• What Could it Really Be About?

The official Tesla announcement is as amusing as it is revealing in that it seems to imply the batteries will solve any number of problems including helping to “solve power shortages, reduce intermittencies, and manage summertime peak load to improve the reliability of South Australia’s electrical infrastructure.” It also clams its power output is equal to the consumption of 30,000 homes which it magically claims is equal to the number of homes that lost power during last year’s blackout. Convenient.

The most relevant sentence from the Release is: “Tesla Powerpack will charge using renewable energy from the Hornsdale Wind Farm and then deliver electricity during peak hours to help maintain the reliable operation of South Australia’s electrical infrastructure.”

In other words it will be built partly with taxpayer funds, get cheap electricity from a nearby wind farm, wait until the market price is high then sell its limited output for a very large profit. This will also further undercut the economics of the gas generators that faithfully supply electricity into the market for less and less of the time but stick around because they can make up some of their costs during these peak times. Batteries that throw their power into the grid during peak times will push reliable gas and coal generators out of the market sooner.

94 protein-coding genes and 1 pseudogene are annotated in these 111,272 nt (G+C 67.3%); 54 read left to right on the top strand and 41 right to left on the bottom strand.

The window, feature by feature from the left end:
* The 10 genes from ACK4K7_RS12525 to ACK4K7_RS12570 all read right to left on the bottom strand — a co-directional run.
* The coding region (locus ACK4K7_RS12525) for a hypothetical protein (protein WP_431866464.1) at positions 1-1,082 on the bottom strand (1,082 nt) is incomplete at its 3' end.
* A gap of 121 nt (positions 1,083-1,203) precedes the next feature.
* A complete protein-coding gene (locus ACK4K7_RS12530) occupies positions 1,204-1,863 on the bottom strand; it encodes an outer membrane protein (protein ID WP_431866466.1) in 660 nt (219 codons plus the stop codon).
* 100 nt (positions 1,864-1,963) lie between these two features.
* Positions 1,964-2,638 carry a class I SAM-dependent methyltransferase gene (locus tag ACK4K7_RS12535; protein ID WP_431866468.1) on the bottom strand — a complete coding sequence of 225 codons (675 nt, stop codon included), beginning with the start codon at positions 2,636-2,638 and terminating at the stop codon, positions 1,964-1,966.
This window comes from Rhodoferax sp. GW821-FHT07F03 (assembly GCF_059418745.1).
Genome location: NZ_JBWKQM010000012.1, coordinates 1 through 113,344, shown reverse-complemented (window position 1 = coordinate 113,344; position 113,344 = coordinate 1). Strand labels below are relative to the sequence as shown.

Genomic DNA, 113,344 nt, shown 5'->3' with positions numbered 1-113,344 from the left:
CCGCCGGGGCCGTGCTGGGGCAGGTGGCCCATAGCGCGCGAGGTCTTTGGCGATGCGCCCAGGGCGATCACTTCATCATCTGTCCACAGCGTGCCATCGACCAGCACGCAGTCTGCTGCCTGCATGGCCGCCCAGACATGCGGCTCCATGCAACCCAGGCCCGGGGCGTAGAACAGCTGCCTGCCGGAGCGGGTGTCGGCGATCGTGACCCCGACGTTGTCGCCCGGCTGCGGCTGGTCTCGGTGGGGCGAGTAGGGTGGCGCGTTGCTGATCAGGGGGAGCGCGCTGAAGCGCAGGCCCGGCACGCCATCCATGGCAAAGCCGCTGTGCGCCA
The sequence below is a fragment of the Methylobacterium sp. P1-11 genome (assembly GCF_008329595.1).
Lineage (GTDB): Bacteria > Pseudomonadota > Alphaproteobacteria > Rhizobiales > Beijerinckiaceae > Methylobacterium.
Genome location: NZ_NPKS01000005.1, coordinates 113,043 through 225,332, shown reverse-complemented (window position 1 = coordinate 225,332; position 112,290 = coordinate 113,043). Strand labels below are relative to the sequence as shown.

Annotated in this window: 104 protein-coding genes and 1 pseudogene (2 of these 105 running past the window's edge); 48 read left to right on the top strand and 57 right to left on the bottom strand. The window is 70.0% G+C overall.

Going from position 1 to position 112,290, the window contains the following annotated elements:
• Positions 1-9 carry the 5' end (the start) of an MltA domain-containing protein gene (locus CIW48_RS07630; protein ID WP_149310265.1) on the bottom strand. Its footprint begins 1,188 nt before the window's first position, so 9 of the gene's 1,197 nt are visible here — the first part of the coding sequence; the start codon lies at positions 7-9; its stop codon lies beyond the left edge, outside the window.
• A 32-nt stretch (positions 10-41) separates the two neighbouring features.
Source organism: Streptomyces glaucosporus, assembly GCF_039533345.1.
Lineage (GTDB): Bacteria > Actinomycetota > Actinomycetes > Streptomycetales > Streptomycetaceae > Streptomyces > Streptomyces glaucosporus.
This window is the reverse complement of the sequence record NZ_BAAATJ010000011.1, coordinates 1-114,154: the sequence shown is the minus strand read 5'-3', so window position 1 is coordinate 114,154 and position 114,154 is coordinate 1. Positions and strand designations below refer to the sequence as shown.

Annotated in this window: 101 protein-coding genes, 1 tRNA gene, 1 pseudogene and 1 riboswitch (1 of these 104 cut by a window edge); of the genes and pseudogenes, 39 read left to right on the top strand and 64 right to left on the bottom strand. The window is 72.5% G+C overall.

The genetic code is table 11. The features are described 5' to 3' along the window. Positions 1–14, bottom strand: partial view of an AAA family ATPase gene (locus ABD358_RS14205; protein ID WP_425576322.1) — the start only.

• Is there a More Detailed Explanation of Why a Battery Won’t Solve South Australia’s Problems?

Yes. For a slightly technical, but interesting explanation of some of this issues involved and why the battery is unlikely to fix them, see this blog piece by Paul McArdle from March where he explains that there are actually six problems in the South Australian power network.

  • Summary

This is what happens when politicians are in panic mode, particularly when it is to fix the problems that their own policies have created.

Like Transurban’s proposal for a new Melbourne road tunnel to help the Victorian Government get out of its East-West Link cancellation pickle at the cost of extending tolls on existing roads for another 10-15 years, battery providers have used the South Australian Government’s inability to guarantee a reliable supply of electricity to have its taxpayers subsidise their own business model.

The only reason Australia is suffering from supply interruptions and unprecedented price rises, is because governments have pursued policies that have destroyed the electricity market. This problem is likely to get a lot worse before it gets better.


(* Note that a megawatt is typically a unit of strength, not of a unit of output like the traditional megawatt hour. Batteries are usually measured by how much electricity they can provide not by how big they are. Fortunately Tesla has confessed that its 100 megawatt battery will provide only 129 megawatt hours (i.e. the equivalent of 129 megawatts for one hour) of actual electricity. It is like the difference between speed and kilometres travelled).